Reciprocity isn’t a given, though. “Iraq’s recent efforts to relax its highly restrictive visa policies means that citizens of over 35 countries – including the UK – may now obtain a 60-day visa on arrival. These waivers, however, are unlikely to be reciprocated in the near future,” said Nicklin. The reason behind Pakistan’s passort ranking, however, is another matter.
“I fear we are unable to offer an explanation as the focus here is why governments choose or choose not to establish visa waivers with other states. These are geo-political questions that would elicit a wide range of opinions and assumptions, depending on who you ask. A political commentator or independent academic with knowledge of Pakistan’s dynamics might be best placed to assist you.”
The weakest and strongest passports in the world, according to the 2021 Henley Passport Index
103. North Korea (39 visa-free destinations)
104. Libya, Nepal (38)
105. Palestinian territories (37)
106. Somalia, Yemen (33)
107. Pakistan (32)
108. Syria (29)
109. Iraq (28)
110. Afghanistan (26)
1. Japan (191 visa-free destinations)
2. Singapore (190)
3. South Korea, Germany (189)
4. Italy, Finland, Spain, Luxembourg (188)
5. Denmark, Austria (187)
6. Sweden, France, Portugal, Netherlands, Ireland (186)
7. Switzerland, United States, United Kingdom, Norway, Belgium, New Zealand (185)
8. Greece, Malta, Czech Republic, Australia (184)
9. Canada (183)
10. Hungary (181)
With her advice in tow, I continued to dig, but attempts to reach Pakistan’s Ministry of Foreign Affairs proved futile. In the meantime, independent journalist Shaheen Sehbai and political commentator Imad Zafar stepped up and had plenty to say. I started by addressing Pakistan’s location – sharing a somewhat loose border with Afghanistan – but it is not a reason behind the current ranking, according to Sehbai. He did, however, say it was a key factor after the Soviet-Afghan War in the ’80s.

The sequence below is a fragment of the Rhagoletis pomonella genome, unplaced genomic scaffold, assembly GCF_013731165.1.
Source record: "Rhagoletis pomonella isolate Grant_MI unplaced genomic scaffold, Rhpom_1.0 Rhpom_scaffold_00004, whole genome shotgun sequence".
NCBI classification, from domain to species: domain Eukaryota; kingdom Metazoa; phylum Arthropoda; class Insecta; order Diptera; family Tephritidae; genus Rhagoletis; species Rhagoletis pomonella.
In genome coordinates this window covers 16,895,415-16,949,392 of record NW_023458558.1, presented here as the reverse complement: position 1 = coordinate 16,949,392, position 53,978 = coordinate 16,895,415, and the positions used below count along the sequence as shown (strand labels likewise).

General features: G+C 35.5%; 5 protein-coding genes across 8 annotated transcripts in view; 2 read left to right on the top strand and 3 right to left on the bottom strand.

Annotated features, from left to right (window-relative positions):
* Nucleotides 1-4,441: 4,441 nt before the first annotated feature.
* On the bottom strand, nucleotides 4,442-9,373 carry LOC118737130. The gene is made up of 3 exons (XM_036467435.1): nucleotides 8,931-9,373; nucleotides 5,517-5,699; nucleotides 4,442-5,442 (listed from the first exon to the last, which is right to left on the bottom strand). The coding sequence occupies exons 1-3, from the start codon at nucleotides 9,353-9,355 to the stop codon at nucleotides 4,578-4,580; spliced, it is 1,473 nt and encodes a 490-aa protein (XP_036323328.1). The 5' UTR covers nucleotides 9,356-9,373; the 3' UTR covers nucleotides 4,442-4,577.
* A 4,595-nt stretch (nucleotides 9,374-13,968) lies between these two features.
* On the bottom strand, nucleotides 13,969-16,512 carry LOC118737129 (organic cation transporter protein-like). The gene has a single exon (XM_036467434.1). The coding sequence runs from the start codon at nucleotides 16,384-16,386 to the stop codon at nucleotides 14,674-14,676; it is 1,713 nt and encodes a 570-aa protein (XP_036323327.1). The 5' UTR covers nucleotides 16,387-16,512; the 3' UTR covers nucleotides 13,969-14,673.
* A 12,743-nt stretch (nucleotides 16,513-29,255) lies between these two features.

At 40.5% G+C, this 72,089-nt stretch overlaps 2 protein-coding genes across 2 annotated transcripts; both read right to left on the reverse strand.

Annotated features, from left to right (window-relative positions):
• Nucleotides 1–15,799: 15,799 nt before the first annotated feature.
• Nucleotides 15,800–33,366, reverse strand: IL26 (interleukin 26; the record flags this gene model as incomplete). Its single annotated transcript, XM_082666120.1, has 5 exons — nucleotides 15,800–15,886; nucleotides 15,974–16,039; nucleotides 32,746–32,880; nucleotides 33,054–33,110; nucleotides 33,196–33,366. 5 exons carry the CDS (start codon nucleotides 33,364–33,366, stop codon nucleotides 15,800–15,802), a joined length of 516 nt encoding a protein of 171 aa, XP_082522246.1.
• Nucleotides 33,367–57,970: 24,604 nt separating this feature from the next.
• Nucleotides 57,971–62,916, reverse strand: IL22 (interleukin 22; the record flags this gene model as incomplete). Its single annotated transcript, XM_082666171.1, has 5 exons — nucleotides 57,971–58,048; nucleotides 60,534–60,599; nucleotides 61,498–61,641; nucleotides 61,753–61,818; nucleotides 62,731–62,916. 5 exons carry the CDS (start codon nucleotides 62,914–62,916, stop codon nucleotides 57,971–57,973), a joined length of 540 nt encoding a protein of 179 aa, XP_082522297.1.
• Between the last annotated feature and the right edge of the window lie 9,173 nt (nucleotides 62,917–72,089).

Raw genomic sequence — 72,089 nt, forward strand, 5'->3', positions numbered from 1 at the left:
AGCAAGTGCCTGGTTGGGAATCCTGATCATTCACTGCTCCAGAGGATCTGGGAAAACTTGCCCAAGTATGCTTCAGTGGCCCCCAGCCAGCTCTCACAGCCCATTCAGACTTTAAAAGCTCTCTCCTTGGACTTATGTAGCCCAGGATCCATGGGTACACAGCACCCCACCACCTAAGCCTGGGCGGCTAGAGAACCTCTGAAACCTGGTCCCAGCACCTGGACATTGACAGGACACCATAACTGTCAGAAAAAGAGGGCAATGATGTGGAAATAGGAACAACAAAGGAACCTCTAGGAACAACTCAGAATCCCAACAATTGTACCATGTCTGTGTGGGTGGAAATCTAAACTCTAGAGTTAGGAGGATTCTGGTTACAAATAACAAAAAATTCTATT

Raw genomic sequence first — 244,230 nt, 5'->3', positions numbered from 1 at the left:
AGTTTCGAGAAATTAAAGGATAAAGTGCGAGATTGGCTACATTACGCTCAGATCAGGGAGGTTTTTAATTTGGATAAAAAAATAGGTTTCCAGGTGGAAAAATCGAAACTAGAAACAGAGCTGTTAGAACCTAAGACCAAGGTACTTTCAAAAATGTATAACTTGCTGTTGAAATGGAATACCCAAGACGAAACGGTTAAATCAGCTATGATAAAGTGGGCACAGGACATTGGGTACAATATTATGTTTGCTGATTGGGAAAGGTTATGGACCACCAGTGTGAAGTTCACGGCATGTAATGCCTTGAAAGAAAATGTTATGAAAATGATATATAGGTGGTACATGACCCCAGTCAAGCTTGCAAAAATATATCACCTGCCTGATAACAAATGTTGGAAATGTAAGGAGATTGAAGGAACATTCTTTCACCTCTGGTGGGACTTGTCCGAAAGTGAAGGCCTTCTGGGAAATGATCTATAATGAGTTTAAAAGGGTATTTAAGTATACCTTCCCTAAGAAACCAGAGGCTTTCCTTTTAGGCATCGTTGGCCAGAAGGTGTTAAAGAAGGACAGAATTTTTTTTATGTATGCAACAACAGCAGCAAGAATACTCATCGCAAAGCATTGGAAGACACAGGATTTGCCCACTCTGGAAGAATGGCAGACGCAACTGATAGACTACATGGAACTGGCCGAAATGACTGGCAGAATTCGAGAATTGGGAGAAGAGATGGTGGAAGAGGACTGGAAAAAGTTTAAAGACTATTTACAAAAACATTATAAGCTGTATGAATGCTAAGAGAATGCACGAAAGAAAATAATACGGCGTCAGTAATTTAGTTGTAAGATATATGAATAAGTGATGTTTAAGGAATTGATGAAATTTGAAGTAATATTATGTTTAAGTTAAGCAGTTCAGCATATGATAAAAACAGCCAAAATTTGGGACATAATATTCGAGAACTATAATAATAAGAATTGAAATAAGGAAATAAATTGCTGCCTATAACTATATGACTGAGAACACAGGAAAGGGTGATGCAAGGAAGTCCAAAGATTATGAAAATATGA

“Pakistan had very strict restrictions on issuing passports until 1973, when Zulfikar Ali Bhutto made it easy for everyone to get one and an exodus of workers began. Hundreds of Pakistanis would fly from Peshawar to Kabul daily and, from there, would be smuggled to Europe via land and air. Many drowned when heavily overloaded boats capsized in the Mediterranean, raising red flags against Pakistanis. In the war against Soviet Union, millions of refugees came to Pakistan and hundreds of thousands obtained IDs and passports, thanks to corruption.
These new Pakistanis – actually Afghans – then spread out into the world assisted by the US and its allies. And since they were illiterate, poor, devoid of any skills, and unable to earn a decent living, they became a burden wherever they went, but the Pakistani passport was blamed.”
Sehbai went on to explain the correlation between this mass exodus and foreign exchange. “The remittances opened the eyes of economic managers. They figured this was the easiest way to earn dollars instead of industrial growth, skilled technicians, or exports of finished goods. The passport was sold, gifted, and faked when needed, bringing with it the dismal reputation we have today.” And how does political stability factor in?